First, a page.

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I am trying to make an LED strip dimmer circuit using LM2596 Buck converter, but the trimmer pot trimmer makes it difficult to change the brightness every time. Is there any way to replace the trimmer pot with a rotary pot rotary pot, if so then what wattage and resistance should I keep in mind in buying the appropriate rotary pot ?

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closed as off-topic by Bimpelrekkie, Voltage Spike, Harry Svensson, pipe, winny Nov 20 '17 at 11:13

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  • \$\begingroup\$ 1) off topic 2) it depends on how the original potmeter is used (which you do not show, there are many ways to make a dimmer with an LM2596 and a potmeter so include the actual circuit) if it can be replaced with a different potmeter. \$\endgroup\$ – Bimpelrekkie Nov 14 '17 at 8:10
  • \$\begingroup\$ @Bimpelrekkie I suspect it is one of those super-cheap units that includes TWO pots -- one for setting the voltage and one for setting the current limit. The OP doesn't say which of the two they are using to control the brightness. But for these \$12\:\textrm{V}\$ strips anyway it tends to work okay using either the current control pot or the voltage control pot. (I actually did this with an LED strip using those cheap controllers. So that's why I have a small clue.) \$\endgroup\$ – jonk Nov 14 '17 at 8:49
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    \$\begingroup\$ Those tiny multiturn pots have no power requirement to speak of. Regarding the resistance, just remove the pot and use an Ohmmeter on it. That will tell you what you need for resistance. Power won't be an issue. But if you buy one of those pictured, then it is just one turn and that may be a problem for you as too much change may occur for very minor adjustments. Perhaps you should just consider buying a larger multiturn pot with a knob. Multi-turn pot seller \$\endgroup\$ – jonk Nov 14 '17 at 8:56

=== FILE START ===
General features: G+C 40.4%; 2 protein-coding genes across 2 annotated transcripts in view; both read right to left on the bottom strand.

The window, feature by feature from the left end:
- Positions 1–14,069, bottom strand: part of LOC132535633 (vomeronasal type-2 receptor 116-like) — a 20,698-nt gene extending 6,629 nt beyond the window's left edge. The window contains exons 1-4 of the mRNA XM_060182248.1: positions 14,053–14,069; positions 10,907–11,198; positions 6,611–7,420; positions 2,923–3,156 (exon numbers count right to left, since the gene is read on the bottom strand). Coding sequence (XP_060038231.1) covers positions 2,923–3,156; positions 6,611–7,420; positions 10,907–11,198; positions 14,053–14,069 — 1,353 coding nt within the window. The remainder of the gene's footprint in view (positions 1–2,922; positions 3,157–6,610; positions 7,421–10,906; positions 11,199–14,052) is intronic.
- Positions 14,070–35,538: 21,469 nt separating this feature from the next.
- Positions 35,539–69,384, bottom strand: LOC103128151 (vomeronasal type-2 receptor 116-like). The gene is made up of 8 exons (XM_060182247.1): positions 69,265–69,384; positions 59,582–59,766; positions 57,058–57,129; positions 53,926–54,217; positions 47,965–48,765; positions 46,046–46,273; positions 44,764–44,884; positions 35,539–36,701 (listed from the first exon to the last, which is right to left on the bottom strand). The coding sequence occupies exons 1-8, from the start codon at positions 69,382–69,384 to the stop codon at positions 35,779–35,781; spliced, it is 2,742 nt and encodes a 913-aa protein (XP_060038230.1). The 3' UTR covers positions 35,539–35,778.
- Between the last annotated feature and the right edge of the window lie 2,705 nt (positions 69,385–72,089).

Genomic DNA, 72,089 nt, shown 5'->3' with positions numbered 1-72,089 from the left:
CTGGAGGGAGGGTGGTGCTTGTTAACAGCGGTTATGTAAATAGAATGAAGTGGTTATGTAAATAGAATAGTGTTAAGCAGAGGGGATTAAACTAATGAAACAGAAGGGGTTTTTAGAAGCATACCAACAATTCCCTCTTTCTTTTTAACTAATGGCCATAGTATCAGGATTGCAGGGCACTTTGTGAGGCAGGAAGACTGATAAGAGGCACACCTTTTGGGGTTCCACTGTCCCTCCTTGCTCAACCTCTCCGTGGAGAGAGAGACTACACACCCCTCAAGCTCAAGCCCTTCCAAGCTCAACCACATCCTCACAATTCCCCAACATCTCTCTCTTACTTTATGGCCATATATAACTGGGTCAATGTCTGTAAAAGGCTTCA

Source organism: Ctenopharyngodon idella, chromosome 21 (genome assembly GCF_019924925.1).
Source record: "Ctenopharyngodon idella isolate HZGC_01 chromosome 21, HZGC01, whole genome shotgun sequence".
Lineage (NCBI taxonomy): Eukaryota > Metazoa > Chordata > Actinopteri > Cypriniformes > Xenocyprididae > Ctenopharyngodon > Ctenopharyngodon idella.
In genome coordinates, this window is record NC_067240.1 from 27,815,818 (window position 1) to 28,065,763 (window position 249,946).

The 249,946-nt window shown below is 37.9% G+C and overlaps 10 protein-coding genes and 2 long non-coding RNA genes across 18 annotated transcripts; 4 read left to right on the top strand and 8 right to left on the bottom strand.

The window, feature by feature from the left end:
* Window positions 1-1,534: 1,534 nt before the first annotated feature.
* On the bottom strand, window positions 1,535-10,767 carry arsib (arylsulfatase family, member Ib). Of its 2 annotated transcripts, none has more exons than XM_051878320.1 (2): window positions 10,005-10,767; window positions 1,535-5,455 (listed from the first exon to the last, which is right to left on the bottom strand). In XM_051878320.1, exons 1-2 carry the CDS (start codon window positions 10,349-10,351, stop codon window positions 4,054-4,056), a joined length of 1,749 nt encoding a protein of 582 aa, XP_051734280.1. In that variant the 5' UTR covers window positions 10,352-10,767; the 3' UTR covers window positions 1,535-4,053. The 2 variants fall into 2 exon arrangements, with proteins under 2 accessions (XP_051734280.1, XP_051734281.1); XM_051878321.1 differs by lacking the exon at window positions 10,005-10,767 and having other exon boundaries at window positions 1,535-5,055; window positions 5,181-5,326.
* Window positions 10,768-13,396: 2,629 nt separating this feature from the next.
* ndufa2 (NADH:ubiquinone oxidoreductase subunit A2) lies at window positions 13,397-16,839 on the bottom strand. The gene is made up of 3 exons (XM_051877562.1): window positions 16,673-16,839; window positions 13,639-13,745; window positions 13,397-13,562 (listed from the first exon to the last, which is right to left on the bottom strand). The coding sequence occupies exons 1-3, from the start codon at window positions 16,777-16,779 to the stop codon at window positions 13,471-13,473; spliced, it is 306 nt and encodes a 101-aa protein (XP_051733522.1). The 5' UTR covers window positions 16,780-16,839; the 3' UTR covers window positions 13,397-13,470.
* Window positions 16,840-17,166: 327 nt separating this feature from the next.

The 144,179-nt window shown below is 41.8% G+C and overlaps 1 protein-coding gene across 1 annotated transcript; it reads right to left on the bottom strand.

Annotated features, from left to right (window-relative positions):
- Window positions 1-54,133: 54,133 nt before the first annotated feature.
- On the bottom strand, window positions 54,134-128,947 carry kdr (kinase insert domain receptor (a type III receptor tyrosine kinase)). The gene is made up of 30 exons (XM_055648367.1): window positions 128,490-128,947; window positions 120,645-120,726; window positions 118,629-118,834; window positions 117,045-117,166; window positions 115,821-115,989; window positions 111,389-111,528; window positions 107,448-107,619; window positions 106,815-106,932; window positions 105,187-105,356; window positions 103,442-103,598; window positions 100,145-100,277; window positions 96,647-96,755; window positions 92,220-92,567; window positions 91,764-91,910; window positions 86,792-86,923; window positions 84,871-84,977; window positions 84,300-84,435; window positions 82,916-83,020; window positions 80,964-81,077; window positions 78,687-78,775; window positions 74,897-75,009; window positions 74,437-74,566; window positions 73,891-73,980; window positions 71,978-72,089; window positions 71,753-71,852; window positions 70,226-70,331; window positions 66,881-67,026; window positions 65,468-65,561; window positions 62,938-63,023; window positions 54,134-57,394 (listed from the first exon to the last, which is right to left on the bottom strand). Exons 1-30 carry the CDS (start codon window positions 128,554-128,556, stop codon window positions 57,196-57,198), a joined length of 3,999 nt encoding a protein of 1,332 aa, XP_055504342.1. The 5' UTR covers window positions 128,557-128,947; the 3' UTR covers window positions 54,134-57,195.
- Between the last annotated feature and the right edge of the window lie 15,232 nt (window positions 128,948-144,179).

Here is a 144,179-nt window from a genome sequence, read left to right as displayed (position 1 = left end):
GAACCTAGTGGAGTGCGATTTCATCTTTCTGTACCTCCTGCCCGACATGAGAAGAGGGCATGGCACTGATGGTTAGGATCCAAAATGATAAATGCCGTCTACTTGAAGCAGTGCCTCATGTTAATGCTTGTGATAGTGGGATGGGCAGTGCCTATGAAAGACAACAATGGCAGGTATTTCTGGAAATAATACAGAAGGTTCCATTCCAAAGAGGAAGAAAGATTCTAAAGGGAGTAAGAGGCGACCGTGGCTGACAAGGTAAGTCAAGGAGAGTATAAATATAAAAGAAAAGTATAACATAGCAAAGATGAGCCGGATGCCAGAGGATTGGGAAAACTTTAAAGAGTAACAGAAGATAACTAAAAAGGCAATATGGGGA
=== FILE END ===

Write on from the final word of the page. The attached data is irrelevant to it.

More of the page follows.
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    \$\begingroup\$ Have you discounted the possibilities shown by searching for "trimmer pot knob" and looking at the images? \$\endgroup\$ – Andrew Morton Nov 14 '17 at 10:40
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    \$\begingroup\$ @UditSarkar You can get trimmer pots just like the one you show but they have a grooved shaft to add a knob example, also you can get knobs with a long shaft that you could attach to the existing pot example. Either way would avoid moving the trimpot away from the PCB which could possibly make it unstable or susceptible to noise pickup. \$\endgroup\$ – Andrew Morton Nov 14 '17 at 18:40
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If you are using POT to control the output voltage in the LM2596 standard circuit then any of them will work. The feedback pin current is in 100nA range, so, power dissipation will be very small.

You can check the datasheet and you will find the standard application circuit for this buck regulator.

enter image description here

You need to calculate and adjust the POT value may be in combination of resistor value for R1 and R2 such that for maximum and minimum value of pot, you will have a variation of around 8V to 12V or whatever you need at the output voltage.

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